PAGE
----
The trial court did not have discretion to forgive accrued alimony and child support under the Missouri decree, but since this was a contempt counterclaim by the Wife, it did have the discretion to fashion an installment payment plan of the debt. On remand when the total amount due is determined, the court may require payment of reasonable installments of the child support and alimony arrearages. See Woehler v. Woehler, 107 Mont. 69, 81 P.2d 344 (1938); Wassung v. Wassung, 136 Neb. 440, 286 N.W. 340 (1939) ; Rakes v. Ferguson, 147 W.Va. 660, 130 S.E.2d 102 (1963).

We find no violation of due process at the change of custody hearing. The trial court first heard the Husband’s evidence regarding custody, including the testimony of the Wife as a hostile witness. The Wife’s attorney extensively cross-examined the Husband. The court then proceeded to the Wife’s counterclaim but evidence regarding the change of custody came into the record. The Wife’s attorney had waived his right to cross-examine the Wife when she was called as a hostile witness by the Husband. Her testimony as to' custody surfaced, however, in the counterclaim, and we find no violation of due process. A full and fair opportunity to be heard was afforded both parties in this case. See Tuttle v. Tuttle, 66

N.M. 134, 343 P.2d 838 (1959); Bell v. Odil, 60 N.M. 404, 292 P.2d 96 (1956).

The trial court found that it was in the best interest of one son, Wesley Leland, to remain with his mother and the other son, Joe Clifford, to remain with his father. The Wife previously had custody of both children. In June, 1974, Joe Clifford left his mother to live with his father. The trial court chose to maintain this arrangement. The moving party must show a change of circumstances in light of the presumption of reasonableness of the foreign divorce decree. Baker v. Baker, 83 N.M. 290, 491 P.2d 507 (1971). We hold that the Husband met his burden, and that the change of custody was based upon substantial evidence and did not constitute an abuse of discretion by the trial court. Gholson v. Gholson, 82 N.M. 473, 483 P.2d 1313 (1971).

The trial court also modified provisions for future alimony and child support. The Wife argues that the pleadings by the Husband reflect no attempt to change his obligations of alimony and child support; that the judge specifically limited the trial to the issues of change of custody and contempt for delinquent alimony and child support; that neither side presented evidence on these issues; and that as a result due process was denied to her. We agree as to the modification of future alimony, but not as to the child support.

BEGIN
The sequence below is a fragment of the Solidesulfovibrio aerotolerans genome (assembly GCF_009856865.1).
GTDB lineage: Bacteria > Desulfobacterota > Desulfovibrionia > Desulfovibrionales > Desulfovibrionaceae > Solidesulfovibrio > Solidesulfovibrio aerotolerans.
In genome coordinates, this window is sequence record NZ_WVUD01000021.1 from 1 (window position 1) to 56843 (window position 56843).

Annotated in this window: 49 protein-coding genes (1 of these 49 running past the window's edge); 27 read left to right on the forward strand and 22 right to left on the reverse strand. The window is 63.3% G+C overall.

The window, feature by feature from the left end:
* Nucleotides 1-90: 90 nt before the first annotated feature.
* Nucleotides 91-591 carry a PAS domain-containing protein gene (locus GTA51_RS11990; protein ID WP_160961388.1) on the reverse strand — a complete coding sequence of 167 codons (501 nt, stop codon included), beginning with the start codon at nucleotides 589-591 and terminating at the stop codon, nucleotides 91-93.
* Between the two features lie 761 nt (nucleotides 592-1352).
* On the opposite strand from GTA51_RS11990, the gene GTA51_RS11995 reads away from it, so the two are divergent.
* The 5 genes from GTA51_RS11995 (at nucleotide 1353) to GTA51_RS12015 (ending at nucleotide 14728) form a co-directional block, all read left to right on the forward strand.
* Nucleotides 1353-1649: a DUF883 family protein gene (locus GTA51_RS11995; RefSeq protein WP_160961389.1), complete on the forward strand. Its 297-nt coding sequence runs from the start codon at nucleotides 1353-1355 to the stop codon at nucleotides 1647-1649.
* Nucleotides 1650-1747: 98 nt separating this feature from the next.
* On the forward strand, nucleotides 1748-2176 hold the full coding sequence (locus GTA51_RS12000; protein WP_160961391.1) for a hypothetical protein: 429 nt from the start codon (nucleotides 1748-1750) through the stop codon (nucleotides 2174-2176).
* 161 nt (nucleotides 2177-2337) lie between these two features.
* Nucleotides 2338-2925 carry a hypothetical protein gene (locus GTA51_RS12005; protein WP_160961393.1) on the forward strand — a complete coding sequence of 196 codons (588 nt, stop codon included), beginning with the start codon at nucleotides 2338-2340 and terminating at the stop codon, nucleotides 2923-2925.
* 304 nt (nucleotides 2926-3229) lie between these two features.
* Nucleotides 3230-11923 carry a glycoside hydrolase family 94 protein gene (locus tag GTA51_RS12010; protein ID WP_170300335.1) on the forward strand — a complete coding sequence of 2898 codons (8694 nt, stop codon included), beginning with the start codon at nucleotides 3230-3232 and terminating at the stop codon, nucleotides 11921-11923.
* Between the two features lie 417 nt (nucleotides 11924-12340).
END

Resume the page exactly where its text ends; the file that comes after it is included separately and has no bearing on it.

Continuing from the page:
Notice and a fair hearing must be afforded both parties to meet the requirements of due process. Tuttle v. Tuttle, supra; Bell v. Odil, supra. Moreover, a court cannot modify a judgment when neither party has sought such relief and the issue has not been implicitly or explicitly consented to by the parties. Baker v. Baker, supra; Federal National Mortgage Ass’n v. Rose Realty, Inc., 79 N.M. 281, 442 P.2d 593 (1968); see Wynne v. Pino, 78 N.M. 520, 433 P.2d 499 (1967). *239The Husband did not seek a modification of alimony, and neither party consented to a modification. Thus, the trial court improperly modified future alimony and is reversed.

The modification of child support, however, is a different question. The Husband sought a change of custody which implicitly would involve the consideration of future child support if a change of custody were made. Although it would have been better practice to plead for modification of child support when seeking a change of custody, we nevertheless hold that failure to do so did not preclude consideration of the issue since the questions of change of custody and child support are so inextricably related. The trial court is affirmed on this issue.

The Wife also alleges error for failure to punish the Husband in contempt for arrearages in child support and alimony. The court in this case orally found the Husband in contempt of the Missouri divorce decree, admonished him to comply with the judgment, but refused to punish him. Imprisonment for failure to pay alimony or child support rests with the discretion of the trial court. See generally 24 Am.Jur.2d Divorce and Separation §§ 768, 865 (1966). The power of contempt should be used cautiously and sparingly. International Min. & C. Corp. v. Local 177, US. & A.P.W., 74 N.M. 195, 392 P.2d 343 (1964). The least possible power adequate to compel compliance with the court’s order is its proper exercise. Jencks v. Goforth, 57 N.M. 627, 261 P.2d 655 (1953). We find no evidence that the trial court abused its discretion.

The trial court ruled that each party must pay his own attorney’s fee. The matter of attorney’s fees also lies within the discretion of the court. Dunne v. Dunne, 83 N.M. 377, 492 P.2d 994 (1972); Fitzgerald v. Fitzgerald, 70 N.M. 11, 369 P.2d 398 (1962). The trial court’s decision on this subject will not be disturbed since no abuse of discretion has been shown.

The district court is affirmed as to the change of custody, the modification of future child support, the contempt action and the attorney’s fees. The district court is reversed for failure to grant judgment for the entire amount of alimony and child support arrearages and for modifying future alimony. This cause is remanded to the district court to make findings concerning delinquent child support and modify the judgment as to alimony and child support arrearages.


McMANUS and SOSA, JJ., concur.